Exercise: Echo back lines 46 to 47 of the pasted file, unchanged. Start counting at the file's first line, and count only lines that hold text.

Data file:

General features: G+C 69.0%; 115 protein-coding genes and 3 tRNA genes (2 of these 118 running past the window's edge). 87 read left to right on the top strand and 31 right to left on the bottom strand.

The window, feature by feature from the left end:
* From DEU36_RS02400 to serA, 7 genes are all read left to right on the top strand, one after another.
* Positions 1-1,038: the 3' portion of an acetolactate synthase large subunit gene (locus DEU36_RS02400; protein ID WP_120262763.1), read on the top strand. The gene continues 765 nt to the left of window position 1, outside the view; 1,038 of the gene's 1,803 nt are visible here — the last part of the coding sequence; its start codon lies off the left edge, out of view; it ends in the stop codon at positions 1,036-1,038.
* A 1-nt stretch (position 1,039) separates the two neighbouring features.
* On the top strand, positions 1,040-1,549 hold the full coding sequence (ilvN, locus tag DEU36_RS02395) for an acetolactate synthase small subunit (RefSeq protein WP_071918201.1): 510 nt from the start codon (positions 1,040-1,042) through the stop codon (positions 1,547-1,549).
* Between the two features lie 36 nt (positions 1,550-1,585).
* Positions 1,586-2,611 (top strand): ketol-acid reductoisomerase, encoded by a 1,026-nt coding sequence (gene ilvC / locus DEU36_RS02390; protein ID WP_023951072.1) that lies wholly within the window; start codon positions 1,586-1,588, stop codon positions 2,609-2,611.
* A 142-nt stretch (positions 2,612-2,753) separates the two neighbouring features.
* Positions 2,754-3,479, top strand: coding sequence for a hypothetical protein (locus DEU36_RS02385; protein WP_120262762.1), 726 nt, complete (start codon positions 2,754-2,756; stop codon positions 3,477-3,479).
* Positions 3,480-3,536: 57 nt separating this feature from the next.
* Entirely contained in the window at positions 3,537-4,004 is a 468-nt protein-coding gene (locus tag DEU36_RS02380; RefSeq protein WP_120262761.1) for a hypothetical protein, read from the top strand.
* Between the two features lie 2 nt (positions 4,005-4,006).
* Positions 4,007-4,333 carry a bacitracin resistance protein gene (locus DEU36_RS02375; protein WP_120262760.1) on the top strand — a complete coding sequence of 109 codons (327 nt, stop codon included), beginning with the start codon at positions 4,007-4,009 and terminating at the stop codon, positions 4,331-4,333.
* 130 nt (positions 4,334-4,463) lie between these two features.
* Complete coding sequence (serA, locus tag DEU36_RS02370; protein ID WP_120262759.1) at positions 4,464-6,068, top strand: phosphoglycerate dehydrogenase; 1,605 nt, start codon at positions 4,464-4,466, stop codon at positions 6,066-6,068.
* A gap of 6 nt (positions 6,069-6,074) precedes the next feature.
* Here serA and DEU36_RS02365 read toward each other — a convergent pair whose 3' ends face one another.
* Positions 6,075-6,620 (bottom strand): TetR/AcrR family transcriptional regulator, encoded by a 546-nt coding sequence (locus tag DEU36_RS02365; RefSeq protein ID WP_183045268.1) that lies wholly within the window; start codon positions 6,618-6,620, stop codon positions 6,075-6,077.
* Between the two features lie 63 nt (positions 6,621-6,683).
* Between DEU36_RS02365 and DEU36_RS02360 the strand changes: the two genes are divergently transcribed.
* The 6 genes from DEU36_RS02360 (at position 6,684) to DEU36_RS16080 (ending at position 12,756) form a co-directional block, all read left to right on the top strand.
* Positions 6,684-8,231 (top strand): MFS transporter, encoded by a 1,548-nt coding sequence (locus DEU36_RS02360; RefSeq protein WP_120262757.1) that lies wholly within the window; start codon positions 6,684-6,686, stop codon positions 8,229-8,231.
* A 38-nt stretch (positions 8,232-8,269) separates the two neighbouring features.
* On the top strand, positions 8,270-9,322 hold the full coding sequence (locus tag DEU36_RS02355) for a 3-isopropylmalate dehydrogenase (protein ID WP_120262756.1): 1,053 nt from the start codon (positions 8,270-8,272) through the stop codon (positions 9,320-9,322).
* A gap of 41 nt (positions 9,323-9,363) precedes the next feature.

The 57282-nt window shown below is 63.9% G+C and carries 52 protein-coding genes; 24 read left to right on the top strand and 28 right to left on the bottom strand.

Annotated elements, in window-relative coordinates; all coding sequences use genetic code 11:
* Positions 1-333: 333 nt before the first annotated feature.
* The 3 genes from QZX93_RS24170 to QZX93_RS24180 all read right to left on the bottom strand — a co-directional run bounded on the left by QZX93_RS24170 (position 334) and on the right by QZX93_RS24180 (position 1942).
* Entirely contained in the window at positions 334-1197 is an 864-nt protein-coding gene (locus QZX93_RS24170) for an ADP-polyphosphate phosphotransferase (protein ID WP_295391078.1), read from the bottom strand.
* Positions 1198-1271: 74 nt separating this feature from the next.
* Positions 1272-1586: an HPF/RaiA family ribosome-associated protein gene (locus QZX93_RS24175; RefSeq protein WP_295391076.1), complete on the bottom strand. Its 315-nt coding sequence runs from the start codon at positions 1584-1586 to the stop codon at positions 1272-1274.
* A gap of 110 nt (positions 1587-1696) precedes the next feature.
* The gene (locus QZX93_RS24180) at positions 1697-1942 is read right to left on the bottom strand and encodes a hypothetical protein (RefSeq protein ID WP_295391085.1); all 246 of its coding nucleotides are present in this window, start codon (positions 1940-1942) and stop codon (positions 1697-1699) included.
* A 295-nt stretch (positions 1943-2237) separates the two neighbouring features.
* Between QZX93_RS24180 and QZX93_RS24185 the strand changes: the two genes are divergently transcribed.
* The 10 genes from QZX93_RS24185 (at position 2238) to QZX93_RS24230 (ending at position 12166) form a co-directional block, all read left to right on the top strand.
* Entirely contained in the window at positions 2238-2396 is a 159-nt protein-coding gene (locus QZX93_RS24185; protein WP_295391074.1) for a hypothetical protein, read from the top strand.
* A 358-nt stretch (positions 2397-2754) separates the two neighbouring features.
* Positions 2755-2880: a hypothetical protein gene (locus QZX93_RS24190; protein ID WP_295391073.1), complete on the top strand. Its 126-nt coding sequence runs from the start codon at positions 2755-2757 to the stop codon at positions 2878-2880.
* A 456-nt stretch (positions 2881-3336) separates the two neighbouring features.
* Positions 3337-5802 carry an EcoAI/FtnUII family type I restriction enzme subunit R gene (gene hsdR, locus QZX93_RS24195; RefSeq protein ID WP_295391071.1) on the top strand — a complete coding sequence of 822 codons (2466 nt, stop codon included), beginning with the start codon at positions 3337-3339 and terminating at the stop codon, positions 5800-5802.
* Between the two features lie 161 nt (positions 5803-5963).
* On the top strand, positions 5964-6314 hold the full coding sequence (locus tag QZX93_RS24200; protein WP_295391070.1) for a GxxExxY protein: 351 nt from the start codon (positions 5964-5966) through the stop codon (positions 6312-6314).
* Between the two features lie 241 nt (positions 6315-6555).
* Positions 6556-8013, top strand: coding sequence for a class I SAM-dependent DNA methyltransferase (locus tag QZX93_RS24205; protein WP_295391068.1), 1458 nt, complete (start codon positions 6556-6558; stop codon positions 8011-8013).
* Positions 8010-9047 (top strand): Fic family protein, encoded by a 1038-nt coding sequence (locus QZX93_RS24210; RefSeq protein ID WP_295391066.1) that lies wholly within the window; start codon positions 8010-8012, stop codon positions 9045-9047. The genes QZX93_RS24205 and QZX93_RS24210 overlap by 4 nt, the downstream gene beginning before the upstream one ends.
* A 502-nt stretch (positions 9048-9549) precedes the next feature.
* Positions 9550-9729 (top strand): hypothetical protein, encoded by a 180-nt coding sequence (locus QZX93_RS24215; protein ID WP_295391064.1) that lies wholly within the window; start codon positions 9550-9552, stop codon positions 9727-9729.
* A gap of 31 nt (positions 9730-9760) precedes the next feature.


* Between the two features lie 241 nt (positions 6315-6555).
* Positions 6556-8013, top strand: coding sequence for a class I SAM-dependent DNA methyltransferase (locus tag QZX93_RS24205; protein WP_295391068.1), 1458 nt, complete (start codon positions 6556-6558; stop codon positions 8011-8013).